A virtual SIM card is one that is built into the device and can be programmed over the network, so eliminating the need for a physical SIM card. Back in 2012, I wrote about how physical SIM cards would go away and give place to virtual SIM cards in the future.
In 2014, a UK-based company called MoVirtu implemented something that took us a step in that direction. MoVirtu’s virtual SIM card solution let users operate multiple lines and profiles on the same device without swapping physical SIM cards. The company has since been acquired by BlackBerry.
PS: Note that when we use the terms virtual SIM, eSIM, and digital SIM, we are referring to the same thing.
And now, Arm is pushing a virtual SIM card solution called the Integrated SIM (iSIM). Another digital SIM card technology company called Simless, also founded in 2014, believe that digitizing physical SIM cards is the way forward and are pushing Embedded SIM (eSIM) chips.
Do not let the lingo confuse you. Both iSIM and eSIM are different names that each vendor has chosen to call their implementation of the virtual SIM card. They are both not physical SIMs.
Benefits Of Virtual SIM Cards
The advantages of virtual SIMs are easy to see. Hardware makers can use the free-up space to put in bigger batteries or displays or anything else that needs to be put in their devices. Note that many new connected devices e.g. Internet of things (IoT) devices, are smaller in size, freeing up space is even more important.
Also, with virtual SIM cards, subscribers will be able use multiple lines and profiles on their devices without the need for carrying any physical SIM card around.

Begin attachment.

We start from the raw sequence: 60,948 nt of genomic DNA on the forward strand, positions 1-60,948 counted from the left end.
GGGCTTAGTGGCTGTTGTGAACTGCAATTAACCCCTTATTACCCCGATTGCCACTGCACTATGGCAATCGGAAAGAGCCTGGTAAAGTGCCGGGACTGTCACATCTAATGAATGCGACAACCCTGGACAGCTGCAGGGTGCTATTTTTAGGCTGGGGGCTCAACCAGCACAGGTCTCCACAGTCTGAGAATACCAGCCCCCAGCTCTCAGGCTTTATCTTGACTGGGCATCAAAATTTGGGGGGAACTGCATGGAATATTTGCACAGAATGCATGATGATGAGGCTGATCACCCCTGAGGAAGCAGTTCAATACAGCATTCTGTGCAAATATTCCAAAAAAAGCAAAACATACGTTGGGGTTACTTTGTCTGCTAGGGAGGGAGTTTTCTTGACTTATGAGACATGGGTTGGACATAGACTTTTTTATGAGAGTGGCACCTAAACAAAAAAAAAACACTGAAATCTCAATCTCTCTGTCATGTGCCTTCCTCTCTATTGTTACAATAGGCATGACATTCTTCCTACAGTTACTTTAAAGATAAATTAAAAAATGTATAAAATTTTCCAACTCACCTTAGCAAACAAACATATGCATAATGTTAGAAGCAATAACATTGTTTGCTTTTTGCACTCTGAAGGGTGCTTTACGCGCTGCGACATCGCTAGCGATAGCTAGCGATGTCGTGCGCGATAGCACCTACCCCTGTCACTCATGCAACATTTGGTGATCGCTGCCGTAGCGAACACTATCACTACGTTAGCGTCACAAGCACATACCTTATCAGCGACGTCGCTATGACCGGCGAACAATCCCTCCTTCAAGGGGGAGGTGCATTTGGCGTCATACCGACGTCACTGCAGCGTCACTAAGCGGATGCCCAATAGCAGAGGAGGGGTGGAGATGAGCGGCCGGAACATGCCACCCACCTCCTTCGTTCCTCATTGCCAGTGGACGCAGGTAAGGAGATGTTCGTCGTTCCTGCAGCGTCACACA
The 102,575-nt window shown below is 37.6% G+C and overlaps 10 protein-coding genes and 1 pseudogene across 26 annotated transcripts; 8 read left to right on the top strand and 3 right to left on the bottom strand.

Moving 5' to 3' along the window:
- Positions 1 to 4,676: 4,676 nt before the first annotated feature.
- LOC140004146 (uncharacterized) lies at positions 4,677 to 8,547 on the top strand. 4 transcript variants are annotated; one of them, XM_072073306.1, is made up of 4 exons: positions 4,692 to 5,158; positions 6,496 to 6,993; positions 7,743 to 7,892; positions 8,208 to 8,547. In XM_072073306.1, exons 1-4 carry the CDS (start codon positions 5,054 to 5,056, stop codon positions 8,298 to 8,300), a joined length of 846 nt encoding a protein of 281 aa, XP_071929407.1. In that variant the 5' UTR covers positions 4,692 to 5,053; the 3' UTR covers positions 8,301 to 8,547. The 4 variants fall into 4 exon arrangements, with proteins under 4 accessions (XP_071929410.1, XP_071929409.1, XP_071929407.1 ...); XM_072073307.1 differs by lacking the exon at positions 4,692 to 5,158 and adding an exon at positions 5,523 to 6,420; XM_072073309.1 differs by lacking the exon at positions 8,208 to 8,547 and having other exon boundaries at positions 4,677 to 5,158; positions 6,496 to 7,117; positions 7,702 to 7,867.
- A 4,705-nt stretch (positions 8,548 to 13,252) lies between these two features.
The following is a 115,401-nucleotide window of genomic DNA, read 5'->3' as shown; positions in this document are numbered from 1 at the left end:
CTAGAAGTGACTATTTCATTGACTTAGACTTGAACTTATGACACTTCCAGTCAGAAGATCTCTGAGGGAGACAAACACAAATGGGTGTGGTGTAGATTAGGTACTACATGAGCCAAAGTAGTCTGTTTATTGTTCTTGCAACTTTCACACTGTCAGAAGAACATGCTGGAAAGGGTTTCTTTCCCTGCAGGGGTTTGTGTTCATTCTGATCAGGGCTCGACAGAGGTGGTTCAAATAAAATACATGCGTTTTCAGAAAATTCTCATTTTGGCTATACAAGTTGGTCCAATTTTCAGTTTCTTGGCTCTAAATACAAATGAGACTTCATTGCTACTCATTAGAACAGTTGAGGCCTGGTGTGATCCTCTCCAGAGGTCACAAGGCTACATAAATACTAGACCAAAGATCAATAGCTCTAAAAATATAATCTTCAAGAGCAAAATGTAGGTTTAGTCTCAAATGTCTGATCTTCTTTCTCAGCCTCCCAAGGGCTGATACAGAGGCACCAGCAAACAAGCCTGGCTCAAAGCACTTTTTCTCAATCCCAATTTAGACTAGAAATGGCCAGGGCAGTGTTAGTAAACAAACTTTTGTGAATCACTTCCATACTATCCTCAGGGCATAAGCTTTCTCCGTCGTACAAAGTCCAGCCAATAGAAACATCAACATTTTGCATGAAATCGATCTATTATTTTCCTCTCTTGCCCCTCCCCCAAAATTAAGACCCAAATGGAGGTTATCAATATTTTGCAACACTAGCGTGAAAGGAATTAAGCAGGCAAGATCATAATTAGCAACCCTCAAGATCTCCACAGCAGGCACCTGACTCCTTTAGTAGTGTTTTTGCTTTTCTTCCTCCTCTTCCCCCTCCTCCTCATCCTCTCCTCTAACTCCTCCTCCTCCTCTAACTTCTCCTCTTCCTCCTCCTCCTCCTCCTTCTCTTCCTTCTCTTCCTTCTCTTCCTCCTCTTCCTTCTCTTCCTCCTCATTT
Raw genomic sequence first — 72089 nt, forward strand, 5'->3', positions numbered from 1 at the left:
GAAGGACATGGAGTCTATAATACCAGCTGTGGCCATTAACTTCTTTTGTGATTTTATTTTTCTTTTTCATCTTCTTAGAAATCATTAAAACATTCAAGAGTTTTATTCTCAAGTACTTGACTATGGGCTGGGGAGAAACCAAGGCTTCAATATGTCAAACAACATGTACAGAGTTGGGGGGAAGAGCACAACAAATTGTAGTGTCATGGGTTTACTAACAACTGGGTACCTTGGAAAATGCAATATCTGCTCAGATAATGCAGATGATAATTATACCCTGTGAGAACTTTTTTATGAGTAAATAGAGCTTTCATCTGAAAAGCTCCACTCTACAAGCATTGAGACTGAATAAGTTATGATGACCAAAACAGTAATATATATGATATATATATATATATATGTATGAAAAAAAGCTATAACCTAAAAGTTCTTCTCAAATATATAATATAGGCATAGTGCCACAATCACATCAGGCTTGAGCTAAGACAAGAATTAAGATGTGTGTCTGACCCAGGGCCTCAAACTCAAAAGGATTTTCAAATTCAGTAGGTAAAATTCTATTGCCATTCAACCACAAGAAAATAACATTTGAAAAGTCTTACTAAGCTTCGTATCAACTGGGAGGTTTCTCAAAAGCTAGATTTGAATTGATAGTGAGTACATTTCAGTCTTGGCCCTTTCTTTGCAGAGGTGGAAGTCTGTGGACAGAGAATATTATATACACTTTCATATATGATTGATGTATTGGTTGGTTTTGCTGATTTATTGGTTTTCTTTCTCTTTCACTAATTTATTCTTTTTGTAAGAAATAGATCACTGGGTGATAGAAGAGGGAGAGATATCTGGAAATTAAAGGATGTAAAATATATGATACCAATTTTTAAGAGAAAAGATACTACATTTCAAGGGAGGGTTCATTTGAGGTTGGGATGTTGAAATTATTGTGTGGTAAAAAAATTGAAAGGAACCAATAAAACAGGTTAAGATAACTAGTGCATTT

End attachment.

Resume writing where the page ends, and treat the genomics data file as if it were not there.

Also, if you are travelling, you do not have to run around to find a store where you can purchase a physical SIM from on arrival.
The Dark Past Of Virtual SIM Cards
Virtual or digital SIM cards are not knew in the mobile world. If you have ever used a CDMA phone and network, you have used a virtual SIM. And that is where we get to see the dark past of digital SIMs. The subscriber is at the mercy of the operator.
A physical SIM card allows you to walk into a cell phone store, purchase a new prepaid cell phone or smartphone and start using it immediately without needing your carrier or network operator to make the switch. It is pure convenience and is a major attraction of GSM mobile technology.
Anyone who has used a CDMA network knows the pain that is often associated with switching to a new phone. Sometimes, you waited for days, and sometimes for weeks. If your mobile network operator was not quick on customer support, you were stuck. Sometimes you were stuck on the old phone, which is the better situation. Worse, you could get stuck in limbo – the old phone is already deactivated and the activation of your line on the new phone is pending, leaving you without a functional line for a while.
Do subscribers really want to go back to the days of dashing to a carrier outlet to have their smartphones programmed? Mobile network operators will have to find a way to implement virtual SIM cards while not tying down subscribers.
Going Forward With Digital SIMs
I have been an advocate of virtual SIM cards for years, but for this to be attractive to me and to millions of other mobile subscribers around the world, the power to switch has to be in the hands of the consumer. I liken it to how I can switch my Gmail account to any new device without having to contact Google.
The subscriber has to be able to pick up a new phone and login or punch a set of codes to download his mobile profile to the phone and activate his number on the spot, without any delays or resort to a third party.
However it plays out, digital SIM cards are here and will not be going away again.
Founder of MobilityArena. Yomi’s journey in mobile started in 2001. Besides obsessing over mobile phones, he also started creating WAP sites (early mobile-friendly websites created with WML). He began writing about phones in 2004 and has been at it since then. He has owned over 200 devices, from Symbian, Palm, PocketPC/Windows Mobile, BlackBerry/BB10, webOS, Windows Phone, Firefox, Ubuntu Touch, to Android, iOS, and KaiOS operating systems.